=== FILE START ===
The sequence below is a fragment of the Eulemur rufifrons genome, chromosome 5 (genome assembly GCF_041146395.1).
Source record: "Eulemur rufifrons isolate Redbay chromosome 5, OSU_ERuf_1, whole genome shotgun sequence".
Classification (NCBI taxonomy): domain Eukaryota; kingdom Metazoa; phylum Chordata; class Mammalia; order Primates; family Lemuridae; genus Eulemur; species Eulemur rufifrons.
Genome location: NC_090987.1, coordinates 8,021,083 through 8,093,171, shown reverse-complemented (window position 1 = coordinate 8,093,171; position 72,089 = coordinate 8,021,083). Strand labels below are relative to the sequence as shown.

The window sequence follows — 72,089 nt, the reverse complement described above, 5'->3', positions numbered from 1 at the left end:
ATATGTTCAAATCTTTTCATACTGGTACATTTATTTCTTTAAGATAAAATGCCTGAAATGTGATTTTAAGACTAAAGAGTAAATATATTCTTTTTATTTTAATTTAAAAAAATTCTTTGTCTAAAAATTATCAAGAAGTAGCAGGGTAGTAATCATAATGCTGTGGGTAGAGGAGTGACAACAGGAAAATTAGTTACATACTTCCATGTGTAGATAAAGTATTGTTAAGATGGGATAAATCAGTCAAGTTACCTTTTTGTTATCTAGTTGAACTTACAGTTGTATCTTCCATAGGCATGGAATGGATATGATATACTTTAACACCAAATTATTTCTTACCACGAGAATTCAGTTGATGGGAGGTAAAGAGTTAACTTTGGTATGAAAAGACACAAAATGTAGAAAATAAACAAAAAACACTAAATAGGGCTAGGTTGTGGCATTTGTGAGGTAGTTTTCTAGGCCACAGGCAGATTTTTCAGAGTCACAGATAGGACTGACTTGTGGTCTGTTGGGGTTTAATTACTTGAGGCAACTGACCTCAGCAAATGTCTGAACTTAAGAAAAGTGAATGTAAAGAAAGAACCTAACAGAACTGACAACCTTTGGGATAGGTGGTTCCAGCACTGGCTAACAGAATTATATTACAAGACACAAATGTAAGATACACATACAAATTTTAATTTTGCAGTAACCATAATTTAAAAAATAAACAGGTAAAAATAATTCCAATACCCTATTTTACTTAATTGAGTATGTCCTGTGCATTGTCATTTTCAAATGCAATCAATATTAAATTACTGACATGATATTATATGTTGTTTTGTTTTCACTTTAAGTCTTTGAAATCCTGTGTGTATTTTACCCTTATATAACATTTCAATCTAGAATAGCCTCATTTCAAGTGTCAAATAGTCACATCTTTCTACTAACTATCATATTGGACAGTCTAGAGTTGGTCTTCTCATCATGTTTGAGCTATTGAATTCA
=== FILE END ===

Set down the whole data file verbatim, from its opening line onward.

The sequence below is a fragment of the Eulemur rufifrons genome, chromosome 5 (genome assembly GCF_041146395.1).
Source record: "Eulemur rufifrons isolate Redbay chromosome 5, OSU_ERuf_1, whole genome shotgun sequence".
Classification (NCBI taxonomy): domain Eukaryota; kingdom Metazoa; phylum Chordata; class Mammalia; order Primates; family Lemuridae; genus Eulemur; species Eulemur rufifrons.
Genome location: NC_090987.1, coordinates 8,021,083 through 8,093,171, shown reverse-complemented (window position 1 = coordinate 8,093,171; position 72,089 = coordinate 8,021,083). Strand labels below are relative to the sequence as shown.

The window sequence follows — 72,089 nt, the reverse complement described above, 5'->3', positions numbered from 1 at the left end:
ATATGTTCAAATCTTTTCATACTGGTACATTTATTTCTTTAAGATAAAATGCCTGAAATGTGATTTTAAGACTAAAGAGTAAATATATTCTTTTTATTTTAATTTAAAAAAATTCTTTGTCTAAAAATTATCAAGAAGTAGCAGGGTAGTAATCATAATGCTGTGGGTAGAGGAGTGACAACAGGAAAATTAGTTACATACTTCCATGTGTAGATAAAGTATTGTTAAGATGGGATAAATCAGTCAAGTTACCTTTTTGTTATCTAGTTGAACTTACAGTTGTATCTTCCATAGGCATGGAATGGATATGATATACTTTAACACCAAATTATTTCTTACCACGAGAATTCAGTTGATGGGAGGTAAAGAGTTAACTTTGGTATGAAAAGACACAAAATGTAGAAAATAAACAAAAAACACTAAATAGGGCTAGGTTGTGGCATTTGTGAGGTAGTTTTCTAGGCCACAGGCAGATTTTTCAGAGTCACAGATAGGACTGACTTGTGGTCTGTTGGGGTTTAATTACTTGAGGCAACTGACCTCAGCAAATGTCTGAACTTAAGAAAAGTGAATGTAAAGAAAGAACCTAACAGAACTGACAACCTTTGGGATAGGTGGTTCCAGCACTGGCTAACAGAATTATATTACAAGACACAAATGTAAGATACACATACAAATTTTAATTTTGCAGTAACCATAATTTAAAAAATAAACAGGTAAAAATAATTCCAATACCCTATTTTACTTAATTGAGTATGTCCTGTGCATTGTCATTTTCAAATGCAATCAATATTAAATTACTGACATGATATTATATGTTGTTTTGTTTTCACTTTAAGTCTTTGAAATCCTGTGTGTATTTTACCCTTATATAACATTTCAATCTAGAATAGCCTCATTTCAAGTGTCAAATAGTCACATCTTTCTACTAACTATCATATTGGACAGTCTAGAGTTGGTCTTCTCATCATGTTTGAGCTATTGAATTCA